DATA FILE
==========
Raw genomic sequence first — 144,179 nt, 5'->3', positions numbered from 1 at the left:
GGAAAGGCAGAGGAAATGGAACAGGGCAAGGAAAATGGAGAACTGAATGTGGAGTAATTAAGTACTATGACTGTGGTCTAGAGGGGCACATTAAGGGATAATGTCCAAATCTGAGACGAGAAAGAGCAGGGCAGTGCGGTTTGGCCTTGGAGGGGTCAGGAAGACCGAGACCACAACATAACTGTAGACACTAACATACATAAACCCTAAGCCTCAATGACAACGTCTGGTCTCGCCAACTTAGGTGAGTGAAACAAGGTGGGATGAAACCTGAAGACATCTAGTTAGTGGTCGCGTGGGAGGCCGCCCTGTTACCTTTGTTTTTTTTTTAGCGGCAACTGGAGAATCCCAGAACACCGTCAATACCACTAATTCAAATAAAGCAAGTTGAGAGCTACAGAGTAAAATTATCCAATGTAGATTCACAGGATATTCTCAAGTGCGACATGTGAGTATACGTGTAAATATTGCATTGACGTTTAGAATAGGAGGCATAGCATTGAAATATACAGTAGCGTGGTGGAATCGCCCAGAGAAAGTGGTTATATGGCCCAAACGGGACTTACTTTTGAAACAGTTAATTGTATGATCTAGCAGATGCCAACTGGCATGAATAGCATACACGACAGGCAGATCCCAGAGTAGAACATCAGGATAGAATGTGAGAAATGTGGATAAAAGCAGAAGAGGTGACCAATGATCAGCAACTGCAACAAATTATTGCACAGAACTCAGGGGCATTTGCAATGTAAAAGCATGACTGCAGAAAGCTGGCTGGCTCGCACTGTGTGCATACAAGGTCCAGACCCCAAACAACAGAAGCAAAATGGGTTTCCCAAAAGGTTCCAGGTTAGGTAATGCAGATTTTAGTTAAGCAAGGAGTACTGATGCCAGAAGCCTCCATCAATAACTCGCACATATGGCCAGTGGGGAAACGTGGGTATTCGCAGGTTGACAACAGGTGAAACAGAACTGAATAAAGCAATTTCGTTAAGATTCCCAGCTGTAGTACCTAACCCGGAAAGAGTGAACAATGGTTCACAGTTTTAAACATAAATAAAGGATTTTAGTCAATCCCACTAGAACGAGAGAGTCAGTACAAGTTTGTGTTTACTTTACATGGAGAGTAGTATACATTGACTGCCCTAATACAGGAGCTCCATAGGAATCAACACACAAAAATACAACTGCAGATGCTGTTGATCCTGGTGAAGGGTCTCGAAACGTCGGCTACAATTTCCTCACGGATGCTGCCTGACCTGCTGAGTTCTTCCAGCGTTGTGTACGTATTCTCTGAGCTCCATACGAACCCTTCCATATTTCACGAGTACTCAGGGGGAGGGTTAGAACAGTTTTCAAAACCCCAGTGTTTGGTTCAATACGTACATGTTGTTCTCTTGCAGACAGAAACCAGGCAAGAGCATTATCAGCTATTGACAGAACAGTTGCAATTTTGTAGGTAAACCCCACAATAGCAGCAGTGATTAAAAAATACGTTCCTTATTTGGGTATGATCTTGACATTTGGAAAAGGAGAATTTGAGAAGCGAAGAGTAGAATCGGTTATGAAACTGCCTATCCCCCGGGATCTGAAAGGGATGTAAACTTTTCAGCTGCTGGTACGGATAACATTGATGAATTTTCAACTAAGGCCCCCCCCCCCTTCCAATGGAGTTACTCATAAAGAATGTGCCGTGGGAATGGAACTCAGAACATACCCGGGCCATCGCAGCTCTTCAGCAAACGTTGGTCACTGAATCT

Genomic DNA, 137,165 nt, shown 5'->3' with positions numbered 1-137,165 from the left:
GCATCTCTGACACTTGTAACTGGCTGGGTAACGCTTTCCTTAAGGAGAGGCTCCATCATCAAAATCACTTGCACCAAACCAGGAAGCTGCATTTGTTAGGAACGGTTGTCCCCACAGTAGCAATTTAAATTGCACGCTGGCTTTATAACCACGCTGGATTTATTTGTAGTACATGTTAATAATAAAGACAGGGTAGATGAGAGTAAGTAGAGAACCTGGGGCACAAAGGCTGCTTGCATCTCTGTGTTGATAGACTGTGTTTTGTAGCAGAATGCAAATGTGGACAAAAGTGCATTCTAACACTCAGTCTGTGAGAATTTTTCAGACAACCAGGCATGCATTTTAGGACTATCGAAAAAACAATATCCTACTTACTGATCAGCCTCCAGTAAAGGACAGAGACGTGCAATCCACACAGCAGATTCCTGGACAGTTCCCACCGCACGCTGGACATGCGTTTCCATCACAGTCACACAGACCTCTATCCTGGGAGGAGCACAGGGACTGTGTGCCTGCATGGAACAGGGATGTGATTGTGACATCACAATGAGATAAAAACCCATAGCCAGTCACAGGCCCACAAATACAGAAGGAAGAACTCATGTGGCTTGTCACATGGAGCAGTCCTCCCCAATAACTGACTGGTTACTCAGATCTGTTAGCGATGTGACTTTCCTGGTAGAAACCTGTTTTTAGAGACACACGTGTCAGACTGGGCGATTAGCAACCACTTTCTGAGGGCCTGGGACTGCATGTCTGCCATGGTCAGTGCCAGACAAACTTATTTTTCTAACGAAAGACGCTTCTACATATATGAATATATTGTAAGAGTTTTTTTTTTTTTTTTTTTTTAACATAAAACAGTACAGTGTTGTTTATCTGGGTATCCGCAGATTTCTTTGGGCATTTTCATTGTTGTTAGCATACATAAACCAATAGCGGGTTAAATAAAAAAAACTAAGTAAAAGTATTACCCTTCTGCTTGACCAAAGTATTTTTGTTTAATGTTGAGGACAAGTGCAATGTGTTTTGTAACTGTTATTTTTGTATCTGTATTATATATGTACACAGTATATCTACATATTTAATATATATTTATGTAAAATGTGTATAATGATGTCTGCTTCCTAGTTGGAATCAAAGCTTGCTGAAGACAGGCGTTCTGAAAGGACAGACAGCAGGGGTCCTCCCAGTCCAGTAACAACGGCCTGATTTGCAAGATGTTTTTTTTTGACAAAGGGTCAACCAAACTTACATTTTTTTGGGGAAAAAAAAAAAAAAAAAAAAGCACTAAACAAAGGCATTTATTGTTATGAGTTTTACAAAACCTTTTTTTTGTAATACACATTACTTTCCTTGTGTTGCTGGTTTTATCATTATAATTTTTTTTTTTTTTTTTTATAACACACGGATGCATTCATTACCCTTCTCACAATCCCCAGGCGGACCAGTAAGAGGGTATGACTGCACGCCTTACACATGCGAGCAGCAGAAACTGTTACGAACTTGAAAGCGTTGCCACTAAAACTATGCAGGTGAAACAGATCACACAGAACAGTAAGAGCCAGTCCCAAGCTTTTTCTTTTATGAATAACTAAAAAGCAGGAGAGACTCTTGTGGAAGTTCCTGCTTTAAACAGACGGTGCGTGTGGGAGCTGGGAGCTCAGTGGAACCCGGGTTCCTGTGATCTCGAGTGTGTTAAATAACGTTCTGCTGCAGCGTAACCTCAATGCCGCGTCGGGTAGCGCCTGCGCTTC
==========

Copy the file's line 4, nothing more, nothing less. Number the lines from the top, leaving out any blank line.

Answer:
GCATCTCTGACACTTGTAACTGGCTGGGTAACGCTTTCCTTAAGGAGAGGCTCCATCATCAAAATCACTTGCACCAAACCAGGAAGCTGCATTTGTTAGGAACGGTTGTCCCCACAGTAGCAATTTAAATTGCACGCTGGCTTTATAACCACGCTGGATTTATTTGTAGTACATGTTAATAATAAAGACAGGGTAGATGAGAGTAAGTAGAGAACCTGGGGCACAAAGGCTGCTTGCATCTCTGTGTTGATAGACTGTGTTTTGTAGCAGAATGCAAATGTGGACAAAAGTGCATTCTAACACTCAGTCTGTGAGAATTTTTCAGACAACCAGGCATGCATTTTAGGACTATCGAAAAAACAATATCCTACTTACTGATCAGCCTCCAGTAAAGGACAGAGACGTGCAATCCACACAGCAGATTCCTGGACAGTTCCCACCGCACGCTGGACATGCGTTTCCATCACAGTCACACAGACCTCTATCCTGGGAGGAGCACAGGGACTGTGTGCCTGCATGGAACAGGGATGTGATTGTGACATCACAATGAGATAAAAACCCATAGCCAGTCACAGGCCCACAAATACAGAAGGAAGAACTCATGTGGCTTGTCACATGGAGCAGTCCTCCCCAATAACTGACTGGTTACTCAGATCTGTTAGCGATGTGACTTTCCTGGTAGAAACCTGTTTTTAGAGACACACGTGTCAGACTGGGCGATTAGCAACCACTTTCTGAGGGCCTGGGACTGCATGTCTGCCATGGTCAGTGCCAGACAAACTTATTTTTCTAACGAAAGACGCTTCTACATATATGAATATATTGTAAGAGTTTTTTTTTTTTTTTTTTTTTAACATAAAACAGTACAGTGTTGTTTATCTGGGTATCCGCAGATTTCTTTGGGCATTTTCATTGTTGTTAGCATACATAAACCAATAGCGGGTTAAATAAAAAAAACTAAGTAAAAGTATTACCCTTCTGCTTGACCAAAGTATTTTTGTTTAATGTTGAGGACAAGTGCAATGTGTTTTGTAACTGTTATTTTTGTATCTGTATTATATATGTACACAGTATATCTACATATTTAATATATATTTATGTAAAATGTGTATAATGATGTCTGCTTCCTAGTTGGAATCAAAGCTTGCTGAAGACAGGCGTTCTGAAAGGACAGACAGCAGGGGTCCTCCCAGTCCAGTAACAACGGCCTGATTTGCAAGATGTTTTTTTTTGACAAAGGGTCAACCAAACTTACATTTTTTTGGGGAAAAAAAAAAAAAAAAAAAAGCACTAAACAAAGGCATTTATTGTTATGAGTTTTACAAAACCTTTTTTTTGTAATACACATTACTTTCCTTGTGTTGCTGGTTTTATCATTATAATTTTTTTTTTTTTTTTTTATAACACACGGATGCATTCATTACCCTTCTCACAATCCCCAGGCGGACCAGTAAGAGGGTATGACTGCACGCCTTACACATGCGAGCAGCAGAAACTGTTACGAACTTGAAAGCGTTGCCACTAAAACTATGCAGGTGAAACAGATCACACAGAACAGTAAGAGCCAGTCCCAAGCTTTTTCTTTTATGAATAACTAAAAAGCAGGAGAGACTCTTGTGGAAGTTCCTGCTTTAAACAGACGGTGCGTGTGGGAGCTGGGAGCTCAGTGGAACCCGGGTTCCTGTGATCTCGAGTGTGTTAAATAACGTTCTGCTGCAGCGTAACCTCAATGCCGCGTCGGGTAGCGCCTGCGCTTC